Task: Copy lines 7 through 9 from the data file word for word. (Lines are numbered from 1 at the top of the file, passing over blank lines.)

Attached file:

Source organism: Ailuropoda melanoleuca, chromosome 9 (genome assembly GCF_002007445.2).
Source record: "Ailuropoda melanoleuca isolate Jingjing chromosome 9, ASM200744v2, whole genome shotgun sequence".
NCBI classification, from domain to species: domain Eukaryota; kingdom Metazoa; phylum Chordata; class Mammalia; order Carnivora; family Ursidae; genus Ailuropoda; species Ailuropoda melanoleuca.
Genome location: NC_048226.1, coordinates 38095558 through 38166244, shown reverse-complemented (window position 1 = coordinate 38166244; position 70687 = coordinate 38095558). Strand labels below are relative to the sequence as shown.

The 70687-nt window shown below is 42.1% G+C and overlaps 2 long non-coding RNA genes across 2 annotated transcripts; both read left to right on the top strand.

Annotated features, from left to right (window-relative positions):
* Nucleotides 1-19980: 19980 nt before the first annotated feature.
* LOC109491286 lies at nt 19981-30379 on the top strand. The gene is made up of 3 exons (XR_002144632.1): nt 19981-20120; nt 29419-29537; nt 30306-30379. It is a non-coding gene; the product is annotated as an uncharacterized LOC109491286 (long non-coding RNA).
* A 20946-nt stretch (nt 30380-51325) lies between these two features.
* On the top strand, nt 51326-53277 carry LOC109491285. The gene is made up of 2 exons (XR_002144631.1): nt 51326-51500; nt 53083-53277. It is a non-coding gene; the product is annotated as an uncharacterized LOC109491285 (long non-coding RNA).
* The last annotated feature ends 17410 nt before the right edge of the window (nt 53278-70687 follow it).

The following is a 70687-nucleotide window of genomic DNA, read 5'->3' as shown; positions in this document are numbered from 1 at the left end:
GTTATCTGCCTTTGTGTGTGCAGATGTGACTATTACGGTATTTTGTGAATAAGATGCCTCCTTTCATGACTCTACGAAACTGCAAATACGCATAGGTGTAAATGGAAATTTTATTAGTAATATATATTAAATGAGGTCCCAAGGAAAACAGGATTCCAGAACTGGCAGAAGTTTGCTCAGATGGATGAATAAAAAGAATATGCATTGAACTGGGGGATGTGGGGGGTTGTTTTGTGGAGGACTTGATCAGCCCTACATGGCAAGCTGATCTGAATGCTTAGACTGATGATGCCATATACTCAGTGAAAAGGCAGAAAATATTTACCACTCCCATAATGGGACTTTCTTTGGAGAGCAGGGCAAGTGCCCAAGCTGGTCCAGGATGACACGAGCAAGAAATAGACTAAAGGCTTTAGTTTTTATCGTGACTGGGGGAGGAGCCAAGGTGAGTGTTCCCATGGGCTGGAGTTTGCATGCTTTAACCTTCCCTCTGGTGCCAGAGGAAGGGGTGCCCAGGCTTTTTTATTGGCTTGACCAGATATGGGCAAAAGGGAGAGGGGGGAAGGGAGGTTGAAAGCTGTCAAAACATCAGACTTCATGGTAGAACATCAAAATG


* Nucleotides 1-19980: 19980 nt before the first annotated feature.
* LOC109491286 lies at nt 19981-30379 on the top strand. The gene is made up of 3 exons (XR_002144632.1): nt 19981-20120; nt 29419-29537; nt 30306-30379. It is a non-coding gene; the product is annotated as an uncharacterized LOC109491286 (long non-coding RNA).
* A 20946-nt stretch (nt 30380-51325) lies between these two features.